During the Buyout, HR Leaders Get Back to Basics
HR executives often talk about the need to be strategic business partners within their organizations, but Linda Burkhart found it was her background as an HR generalist that helped get her company through a private equity buyout.
Burkhart, a senior HR manager for Agilent Technologies' semiconductor products group, discovered in August 2005 that the Palo Alto, California-based company was selling the division to two private equity buyers: Kohlberg Kravis & Roberts & Co. and Silver Lake Partners.
Suddenly, Burkhart and her team could no longer rely on Agilent's corporate HR division to handle the fundamental HR processes, like benefits and immigration issues, for its 7,000 employees.
"The division didn't have its own HR infrastructure, which meant we were going to have to build it ourselves,'' she says. Investors set an October 31 deadline to close the deal, which was just two and a half months away.
Until then, Burkhart and her HR colleagues had primarily acted as consultants to the line managers within the division. But now they were going to have to act as generalists.
"You had about 12 people who were all business partners that had to do the nuts and bolts of benefits, compensation, payroll, staffing, immigration and other administrative processes,'' she says.
Burkhart and her team quickly divided the responsibilities. Because she had some past experience as a generalist, Burkhart took charge of HR services, which included staffing, training, affirmative action, relocation and immigration.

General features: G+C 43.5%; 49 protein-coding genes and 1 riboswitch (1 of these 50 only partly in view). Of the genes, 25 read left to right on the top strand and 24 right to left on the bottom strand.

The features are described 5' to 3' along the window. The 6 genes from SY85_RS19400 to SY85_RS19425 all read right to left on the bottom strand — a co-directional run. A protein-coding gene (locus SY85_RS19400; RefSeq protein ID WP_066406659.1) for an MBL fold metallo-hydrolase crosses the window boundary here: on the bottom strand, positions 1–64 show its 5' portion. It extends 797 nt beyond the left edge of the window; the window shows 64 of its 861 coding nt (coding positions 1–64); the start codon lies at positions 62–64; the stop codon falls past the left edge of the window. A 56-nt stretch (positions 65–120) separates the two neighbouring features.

During the next several weeks, Burkhart and her colleagues reviewed Agilent's HR vendor relationships to decide which ones to keep.
"No matter what your background, HR needs to be flexible."
—Linda Burkhart, formerly of
After working nights and weekends for several weeks, Burkhart and her team felt they might come close to making the deadline. But a day before the deadline, KKR and Silver Lake announced they were selling the storage business subdivision of Agilent's semiconductor products group to PMC-Sierra, a Santa Clara, California-based provider of high-speed broadband communications and storage semiconductors.
It meant the 200 employees in that division would change owners for the third time in three months, adding more uncertainty as well as changes in compensation and benefits.
Within days of the announcement, Burkhart switched roles again, working with PMC's HR team on business decisions like how to handle the employee transition and implementing a communications strategy.
"I had to go back to being a business partner, which I welcomed,'' she says. Burkhart left PMC in November 2006 and now is director of staffing at CV Therapeutics, a Palo Alto-based biopharmaceutical company. She says her experience during the buyout helped her appreciate being both a generalist and a strategic partner.
"It shows that no matter what your background, HR needs to be flexible.''
Workforce Management, September 24, 2007, p. 21 -- Subscribe Now!